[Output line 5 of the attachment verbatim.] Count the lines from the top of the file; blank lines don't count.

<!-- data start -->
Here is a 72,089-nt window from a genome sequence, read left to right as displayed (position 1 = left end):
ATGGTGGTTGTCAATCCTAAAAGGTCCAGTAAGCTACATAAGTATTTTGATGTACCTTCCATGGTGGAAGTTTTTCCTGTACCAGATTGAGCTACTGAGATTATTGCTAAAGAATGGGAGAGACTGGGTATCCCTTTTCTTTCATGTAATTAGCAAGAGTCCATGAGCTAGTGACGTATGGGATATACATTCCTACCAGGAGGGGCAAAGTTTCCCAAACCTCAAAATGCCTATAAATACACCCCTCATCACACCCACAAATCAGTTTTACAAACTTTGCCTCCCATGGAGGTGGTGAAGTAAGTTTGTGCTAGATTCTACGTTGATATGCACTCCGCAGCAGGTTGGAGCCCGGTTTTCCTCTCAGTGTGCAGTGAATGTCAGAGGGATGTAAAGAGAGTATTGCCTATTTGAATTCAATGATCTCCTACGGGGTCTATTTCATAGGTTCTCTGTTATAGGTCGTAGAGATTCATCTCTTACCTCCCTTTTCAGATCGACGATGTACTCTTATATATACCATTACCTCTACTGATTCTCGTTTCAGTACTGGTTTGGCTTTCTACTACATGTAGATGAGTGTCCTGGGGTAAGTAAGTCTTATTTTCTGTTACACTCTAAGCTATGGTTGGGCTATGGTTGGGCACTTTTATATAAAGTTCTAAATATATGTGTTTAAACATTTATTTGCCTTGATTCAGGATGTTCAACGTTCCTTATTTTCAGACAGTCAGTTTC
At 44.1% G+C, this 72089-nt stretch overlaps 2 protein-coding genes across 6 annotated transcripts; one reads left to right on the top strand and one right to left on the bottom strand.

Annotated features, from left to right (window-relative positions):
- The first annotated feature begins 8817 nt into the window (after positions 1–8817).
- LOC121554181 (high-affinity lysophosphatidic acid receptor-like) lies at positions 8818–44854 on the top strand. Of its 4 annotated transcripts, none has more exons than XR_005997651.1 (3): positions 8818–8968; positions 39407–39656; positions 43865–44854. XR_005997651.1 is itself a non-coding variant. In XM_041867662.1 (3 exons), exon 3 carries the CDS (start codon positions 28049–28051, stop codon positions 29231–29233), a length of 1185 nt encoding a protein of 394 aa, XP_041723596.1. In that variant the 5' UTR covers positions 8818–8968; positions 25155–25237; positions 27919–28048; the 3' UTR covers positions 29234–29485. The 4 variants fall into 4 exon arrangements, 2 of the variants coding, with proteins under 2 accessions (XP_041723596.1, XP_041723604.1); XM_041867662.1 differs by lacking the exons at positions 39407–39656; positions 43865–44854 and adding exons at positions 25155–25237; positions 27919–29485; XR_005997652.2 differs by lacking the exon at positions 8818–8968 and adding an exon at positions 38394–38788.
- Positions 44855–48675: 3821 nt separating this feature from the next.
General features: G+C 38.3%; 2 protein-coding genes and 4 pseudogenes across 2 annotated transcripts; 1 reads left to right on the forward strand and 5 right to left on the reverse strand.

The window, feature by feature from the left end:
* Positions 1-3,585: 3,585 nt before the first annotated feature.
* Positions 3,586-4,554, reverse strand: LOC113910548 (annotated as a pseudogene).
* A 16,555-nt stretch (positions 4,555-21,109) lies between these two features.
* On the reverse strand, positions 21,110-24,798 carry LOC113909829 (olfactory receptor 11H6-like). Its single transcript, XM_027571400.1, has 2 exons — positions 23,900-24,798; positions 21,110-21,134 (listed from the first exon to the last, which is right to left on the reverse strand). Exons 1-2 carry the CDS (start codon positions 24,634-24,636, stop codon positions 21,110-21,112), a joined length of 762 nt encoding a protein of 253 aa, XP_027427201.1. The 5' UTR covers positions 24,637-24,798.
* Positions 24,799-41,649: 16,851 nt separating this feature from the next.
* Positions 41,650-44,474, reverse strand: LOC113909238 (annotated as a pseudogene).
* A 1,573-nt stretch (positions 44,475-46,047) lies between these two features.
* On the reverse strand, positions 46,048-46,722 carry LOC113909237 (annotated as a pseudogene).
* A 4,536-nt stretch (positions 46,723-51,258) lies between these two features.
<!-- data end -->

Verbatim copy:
- The first annotated feature begins 8817 nt into the window (after positions 1–8817).